9 Heyward-Washington House,87 Church Street. Mon-Sb 10:00 - 17:00, Sun 12:00 - 15:00. $12; $18 if combined with the Charleston Museum or Joseph Manigolt's house; $25 if you combine all three museums.. The house was built in 1772 for Thomas Gaevard Jr., who was one of the deputies to the US Declaration of Independence four years later. George Washington's name in the house name came from the fact that Washington stayed here during his visit to Charlston in 1791. For this purpose, the city formally rented a house from Geyward for a week. The latter sold it in 1794, and since 1929 it has functioned as a museum. The house itself is brick, three-story, with large windows, white frames and shutters in the bottom row of windows. The interior was partially preserved, the 18th century atmosphere was partially restored, the entrance only with excursion. Nearby is a kitchen building from the 1740s, a rare thing for America. It and the garden can be reached with the same excursion. In neighboring houses (83 and 85), the so-called Cabbage Row (Cabbage Row), which appears to be undistinguishable, the action of Gershwin's opera "Porgi and Bess" (where they are derived as Catfish Row) takes place. In fact, Catfish Suite includes Summertime, Gershwin's most famouswork January 2018
10 DHC (Rainbow Row), 79-107 East Bay Street. One of the most impressive (if not the most impressive) ensembles of the center of Charleston is made up of thirteen houses, each painted in different colors. However, the colors were not original, but were created after the restoration in the 1930s-1940s — until then there were slums here for a long time. On the East Bay Street side, which faces the facades, they are covered with trees, so the best view is either in the winter when the leaves fall or the corner of Elliott. The oldest house, No. 97 (the house of Otníl Bíla), was built in 1741, and the houses from 95 to 101 were all built until 1788, when the fire destroyed this part of the city almost entirely. The rest of Rainbow row houses date back to the 1780s, which is also a very respectable age for the US. A sign on the houses claims that the action of Gershwin's opera "Porge and Bess" takes place in the back yards of Rainbow row houses, but this is a significant exaggeration, the action takes place in the Cabbage Row at the Catfish Row at Church Street two blocks west. january 2018
Broad Street and North
135 Church Street
9 Queen Street
11Former Customs Building (Old Exchange & Provost Dungeon, Custom House), 122 E Bay St. A brick classicist building from 1767-1771 served as a British prison during the US Independence War, customs, market, stock exchange, post office, and public building. It was here that South Carolina's Legislative Assembly gathered in 1788 to ratify the US Constitution. Now functioning as a museum.Jan 2018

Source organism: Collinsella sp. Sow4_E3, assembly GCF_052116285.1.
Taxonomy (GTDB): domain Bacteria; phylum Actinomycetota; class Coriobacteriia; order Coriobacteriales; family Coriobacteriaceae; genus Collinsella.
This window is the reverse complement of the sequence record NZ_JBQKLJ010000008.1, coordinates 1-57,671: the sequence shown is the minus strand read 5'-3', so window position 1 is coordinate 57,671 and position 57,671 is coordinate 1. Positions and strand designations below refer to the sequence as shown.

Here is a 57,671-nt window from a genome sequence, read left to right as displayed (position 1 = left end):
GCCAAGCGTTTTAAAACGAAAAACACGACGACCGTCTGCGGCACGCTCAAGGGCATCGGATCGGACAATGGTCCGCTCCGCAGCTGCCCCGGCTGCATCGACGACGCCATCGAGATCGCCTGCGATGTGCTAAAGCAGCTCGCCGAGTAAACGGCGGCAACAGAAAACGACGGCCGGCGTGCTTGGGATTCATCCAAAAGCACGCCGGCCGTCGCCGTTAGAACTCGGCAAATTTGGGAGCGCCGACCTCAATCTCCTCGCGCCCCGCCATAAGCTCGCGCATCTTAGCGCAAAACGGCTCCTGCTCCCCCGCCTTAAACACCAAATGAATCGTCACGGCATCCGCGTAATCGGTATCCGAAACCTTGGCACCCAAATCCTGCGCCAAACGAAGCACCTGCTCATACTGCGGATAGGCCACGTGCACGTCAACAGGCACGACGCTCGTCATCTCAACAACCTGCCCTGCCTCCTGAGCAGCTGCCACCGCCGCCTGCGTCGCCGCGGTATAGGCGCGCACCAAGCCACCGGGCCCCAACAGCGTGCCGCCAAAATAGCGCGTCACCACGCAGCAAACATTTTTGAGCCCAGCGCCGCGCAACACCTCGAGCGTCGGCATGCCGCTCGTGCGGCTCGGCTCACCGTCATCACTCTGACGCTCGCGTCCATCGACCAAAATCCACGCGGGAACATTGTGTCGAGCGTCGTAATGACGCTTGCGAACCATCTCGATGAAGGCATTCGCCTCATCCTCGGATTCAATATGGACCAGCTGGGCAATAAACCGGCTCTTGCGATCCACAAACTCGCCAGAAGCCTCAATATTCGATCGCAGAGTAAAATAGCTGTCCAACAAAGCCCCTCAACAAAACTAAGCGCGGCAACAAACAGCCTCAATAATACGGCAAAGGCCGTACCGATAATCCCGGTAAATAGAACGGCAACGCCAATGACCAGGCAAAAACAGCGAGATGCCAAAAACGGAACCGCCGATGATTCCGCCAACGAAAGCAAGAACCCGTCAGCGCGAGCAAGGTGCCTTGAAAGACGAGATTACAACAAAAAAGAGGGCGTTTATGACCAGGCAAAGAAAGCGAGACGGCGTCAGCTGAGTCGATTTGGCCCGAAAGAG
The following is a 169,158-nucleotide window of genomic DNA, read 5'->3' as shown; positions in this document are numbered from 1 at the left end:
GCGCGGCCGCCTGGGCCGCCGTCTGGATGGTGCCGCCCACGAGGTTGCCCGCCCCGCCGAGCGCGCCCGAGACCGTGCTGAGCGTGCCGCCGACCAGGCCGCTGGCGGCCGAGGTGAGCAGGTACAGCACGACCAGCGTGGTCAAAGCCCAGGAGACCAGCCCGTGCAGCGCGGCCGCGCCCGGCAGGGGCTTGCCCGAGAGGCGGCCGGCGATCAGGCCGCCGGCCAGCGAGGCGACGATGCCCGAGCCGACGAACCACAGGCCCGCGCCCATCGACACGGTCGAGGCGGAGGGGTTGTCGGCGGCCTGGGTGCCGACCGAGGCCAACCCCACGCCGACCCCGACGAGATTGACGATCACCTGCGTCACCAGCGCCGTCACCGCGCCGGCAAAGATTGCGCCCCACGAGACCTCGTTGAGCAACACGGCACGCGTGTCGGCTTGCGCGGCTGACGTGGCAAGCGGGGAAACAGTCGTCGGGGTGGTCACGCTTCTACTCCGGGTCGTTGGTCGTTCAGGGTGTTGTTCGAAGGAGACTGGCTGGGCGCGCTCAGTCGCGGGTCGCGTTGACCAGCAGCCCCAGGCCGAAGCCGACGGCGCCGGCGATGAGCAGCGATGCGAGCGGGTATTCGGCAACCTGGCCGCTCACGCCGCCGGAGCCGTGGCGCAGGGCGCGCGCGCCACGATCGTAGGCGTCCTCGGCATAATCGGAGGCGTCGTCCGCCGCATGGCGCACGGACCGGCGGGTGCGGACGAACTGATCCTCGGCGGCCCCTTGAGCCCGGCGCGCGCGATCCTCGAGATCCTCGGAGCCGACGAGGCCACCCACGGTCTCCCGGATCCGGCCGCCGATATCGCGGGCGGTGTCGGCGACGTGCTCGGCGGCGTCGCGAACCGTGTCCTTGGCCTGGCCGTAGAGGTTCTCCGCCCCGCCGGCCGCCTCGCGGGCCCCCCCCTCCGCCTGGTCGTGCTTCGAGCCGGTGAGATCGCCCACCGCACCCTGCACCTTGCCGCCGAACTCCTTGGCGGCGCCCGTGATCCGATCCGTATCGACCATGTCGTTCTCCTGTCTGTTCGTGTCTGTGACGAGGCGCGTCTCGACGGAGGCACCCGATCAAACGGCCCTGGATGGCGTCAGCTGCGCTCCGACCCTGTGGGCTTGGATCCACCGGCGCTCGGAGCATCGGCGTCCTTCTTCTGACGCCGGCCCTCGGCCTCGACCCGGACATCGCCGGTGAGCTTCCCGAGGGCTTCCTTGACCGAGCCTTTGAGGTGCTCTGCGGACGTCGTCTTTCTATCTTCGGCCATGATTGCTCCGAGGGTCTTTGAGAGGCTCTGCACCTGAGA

12---Waterfront Park, between Vendue Range in the north and Adger's Wharf (continued by Tradd St.) in the south . From the center to the park you can go through the streets of Queen, Broad or Elliott.). A pretty large park on the banks of the Cooper River, built in 1979 by architect Stuart Dawson and considered a good example of modern landscape architecture. There are two fountains in the park, and in the summer it is possible to hide from the heat under the trees (though, most likely, there will be more than trees), but most importantly - species, including at Fort Samter. For their sake it is worth walking an extra 200 meters from the historical part of the French Quarter and going to the park.Jan 2018
13 DHCChurch of St. St. Michael's Episcopal Church) , 80 Meeting St.. The oldest preserved Church of Charleston was built in the 1750s in the style of classicism, just like a textbook, with a portico with columns and a huge sharp-pointed tower painted in white, and since the church is also located at the crossroads of two important Faces, it closes panoramas visible from a huge number of places. Inside the stained-glass of 1898.November 2017
14John Rutledge House , 116 Broad St.. Three-story house with a balcony on the second floor, with an imposable grate made of wrought iron. The house was built in 1763 for John Rutledge, the future governor of South Carolina and one of the delegates who signed the US Constitution. Originally the house was two-story, the third floor and a balcony were built already in the XIX century. Currently functioning as a hotel.Nov 2017